The Neumann Solution-D system encompasses digital microphone interfaces that uses the AES/EBU format and a range of microphones with digital outputs. Solution-D microphones can be distinguished by their blue label, as opposed to the regular red label of Neumann microphones, and they have a ‘D’ added to their model number.
Since the first news of its arrival over a year ago I have wanted to get my hands on the new FireWire mixer from Allen & Heath. The GS-R24 builds on the success of the Zed R-16, which has been praised both for its great sound and functionality. When Sound On Sound Magazine tested the R-16 a couple of years ago they suggested that the preamps might actually sound better than the old Digidesign Control 24. The Control 24’s Focusrite preamps were never known for being the best, but they were of a very respectable quality non-the less. That a little pad with a computer-cable running to a laptop could possibly do better sounding recordings at a fraction of the cost was indeed interesting news back then. But now there is a big brother! It’s got more tracks, midi-functions, two tube channels and a meter-bridge. Of you also include the optional FireWire card and fader-automation, the price is roughly around six and a half thousand Pounds in the UK. This is the same prise-bracket as the old Control 24 and the newer C24, now from AVID. But in the C24’s case you might have double the amount to include a converter system with the same track count. And then off course, you’ll need a big computer where you can fit the PCI cards. With the top-spec GS-R24 you’ll need a cable and a laptop and you’re ready to go.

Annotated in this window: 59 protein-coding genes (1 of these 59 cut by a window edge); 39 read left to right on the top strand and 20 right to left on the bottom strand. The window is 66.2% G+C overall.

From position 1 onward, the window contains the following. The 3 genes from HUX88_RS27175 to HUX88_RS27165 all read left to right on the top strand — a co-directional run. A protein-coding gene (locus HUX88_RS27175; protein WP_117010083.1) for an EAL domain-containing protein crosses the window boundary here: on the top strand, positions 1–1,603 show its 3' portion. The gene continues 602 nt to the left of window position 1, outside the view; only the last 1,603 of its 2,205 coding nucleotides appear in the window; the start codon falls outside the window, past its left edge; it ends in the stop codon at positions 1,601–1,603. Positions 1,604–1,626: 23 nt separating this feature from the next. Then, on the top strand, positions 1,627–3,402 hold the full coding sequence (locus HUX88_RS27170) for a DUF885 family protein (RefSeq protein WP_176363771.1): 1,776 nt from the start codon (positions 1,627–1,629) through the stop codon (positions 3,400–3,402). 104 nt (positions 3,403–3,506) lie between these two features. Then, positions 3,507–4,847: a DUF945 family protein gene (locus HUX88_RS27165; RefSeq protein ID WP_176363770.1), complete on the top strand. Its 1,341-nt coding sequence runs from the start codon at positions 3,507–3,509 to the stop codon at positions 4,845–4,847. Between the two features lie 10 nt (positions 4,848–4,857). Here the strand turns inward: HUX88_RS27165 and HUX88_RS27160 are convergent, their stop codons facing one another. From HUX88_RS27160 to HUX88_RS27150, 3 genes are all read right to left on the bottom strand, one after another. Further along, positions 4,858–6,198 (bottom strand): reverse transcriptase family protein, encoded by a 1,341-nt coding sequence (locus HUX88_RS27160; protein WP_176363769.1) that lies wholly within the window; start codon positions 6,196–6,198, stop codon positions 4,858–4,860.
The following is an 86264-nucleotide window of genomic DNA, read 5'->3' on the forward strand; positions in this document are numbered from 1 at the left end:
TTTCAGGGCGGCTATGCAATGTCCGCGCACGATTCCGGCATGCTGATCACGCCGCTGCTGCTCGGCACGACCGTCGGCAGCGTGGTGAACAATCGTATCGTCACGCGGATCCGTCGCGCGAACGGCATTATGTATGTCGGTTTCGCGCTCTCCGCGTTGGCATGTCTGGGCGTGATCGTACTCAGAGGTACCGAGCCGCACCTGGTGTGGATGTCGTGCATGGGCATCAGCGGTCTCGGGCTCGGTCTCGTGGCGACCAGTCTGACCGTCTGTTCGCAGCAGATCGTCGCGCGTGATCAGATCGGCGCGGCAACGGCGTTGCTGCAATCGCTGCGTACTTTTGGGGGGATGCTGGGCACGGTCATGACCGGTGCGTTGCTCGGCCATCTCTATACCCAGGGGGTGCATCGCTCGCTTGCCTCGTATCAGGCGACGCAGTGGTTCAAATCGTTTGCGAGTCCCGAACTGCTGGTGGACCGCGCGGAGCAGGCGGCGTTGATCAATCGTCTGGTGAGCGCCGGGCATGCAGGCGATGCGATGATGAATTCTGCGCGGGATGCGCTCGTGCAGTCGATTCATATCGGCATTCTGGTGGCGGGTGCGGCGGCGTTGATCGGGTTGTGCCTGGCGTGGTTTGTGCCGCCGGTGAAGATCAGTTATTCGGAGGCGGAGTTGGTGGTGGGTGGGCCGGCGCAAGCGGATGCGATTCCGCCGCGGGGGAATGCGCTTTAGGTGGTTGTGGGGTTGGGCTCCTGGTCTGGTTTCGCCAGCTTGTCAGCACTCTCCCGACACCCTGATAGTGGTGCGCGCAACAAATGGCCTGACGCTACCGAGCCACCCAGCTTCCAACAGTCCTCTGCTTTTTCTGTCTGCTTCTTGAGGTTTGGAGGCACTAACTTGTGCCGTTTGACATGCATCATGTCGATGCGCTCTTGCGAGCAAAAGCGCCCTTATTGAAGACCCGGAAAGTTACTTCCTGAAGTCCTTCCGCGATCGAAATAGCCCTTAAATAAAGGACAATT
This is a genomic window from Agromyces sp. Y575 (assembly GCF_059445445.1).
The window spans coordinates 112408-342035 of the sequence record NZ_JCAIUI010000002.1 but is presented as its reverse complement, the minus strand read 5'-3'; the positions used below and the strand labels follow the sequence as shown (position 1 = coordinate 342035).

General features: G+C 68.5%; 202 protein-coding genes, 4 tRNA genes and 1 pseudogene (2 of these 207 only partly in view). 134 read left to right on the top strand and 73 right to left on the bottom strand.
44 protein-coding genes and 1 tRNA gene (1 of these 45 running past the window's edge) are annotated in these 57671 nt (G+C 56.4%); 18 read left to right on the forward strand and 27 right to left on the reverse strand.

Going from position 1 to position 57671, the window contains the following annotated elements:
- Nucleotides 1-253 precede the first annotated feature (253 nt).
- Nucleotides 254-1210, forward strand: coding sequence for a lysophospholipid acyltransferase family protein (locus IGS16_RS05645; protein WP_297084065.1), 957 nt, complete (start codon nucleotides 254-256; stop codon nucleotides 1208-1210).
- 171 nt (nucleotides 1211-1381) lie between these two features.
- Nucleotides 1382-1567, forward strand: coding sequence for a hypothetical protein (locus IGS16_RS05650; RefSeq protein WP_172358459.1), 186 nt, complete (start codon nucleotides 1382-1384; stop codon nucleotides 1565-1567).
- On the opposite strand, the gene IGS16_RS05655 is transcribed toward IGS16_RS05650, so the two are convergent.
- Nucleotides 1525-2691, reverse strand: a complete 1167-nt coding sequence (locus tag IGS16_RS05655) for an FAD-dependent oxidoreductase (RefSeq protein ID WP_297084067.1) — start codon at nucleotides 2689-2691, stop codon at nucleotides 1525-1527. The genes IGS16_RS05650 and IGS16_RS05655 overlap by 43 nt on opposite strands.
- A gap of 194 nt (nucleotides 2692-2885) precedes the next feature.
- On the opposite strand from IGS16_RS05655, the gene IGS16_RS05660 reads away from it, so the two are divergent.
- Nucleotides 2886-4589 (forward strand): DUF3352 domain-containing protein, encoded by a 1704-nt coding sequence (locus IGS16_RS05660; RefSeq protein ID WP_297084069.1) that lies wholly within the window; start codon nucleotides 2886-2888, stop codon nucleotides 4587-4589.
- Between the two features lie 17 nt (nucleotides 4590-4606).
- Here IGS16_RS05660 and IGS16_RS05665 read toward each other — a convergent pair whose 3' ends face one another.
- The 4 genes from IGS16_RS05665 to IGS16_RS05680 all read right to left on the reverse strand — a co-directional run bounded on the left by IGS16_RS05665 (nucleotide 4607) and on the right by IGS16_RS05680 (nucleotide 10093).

I’m a big fan of AVID’s hardware and in many ways there’s nothing just like their complete systems for the professional studio. But if you’re looking for a cost-effective tracking system or enjoy working on analogue consoles and maybe even once used DA-88s and ADATs; Allen & Heath potentially just cut your new investment costs in half for a 24 channel multi-track system. And that, while maintaining a high sound quality.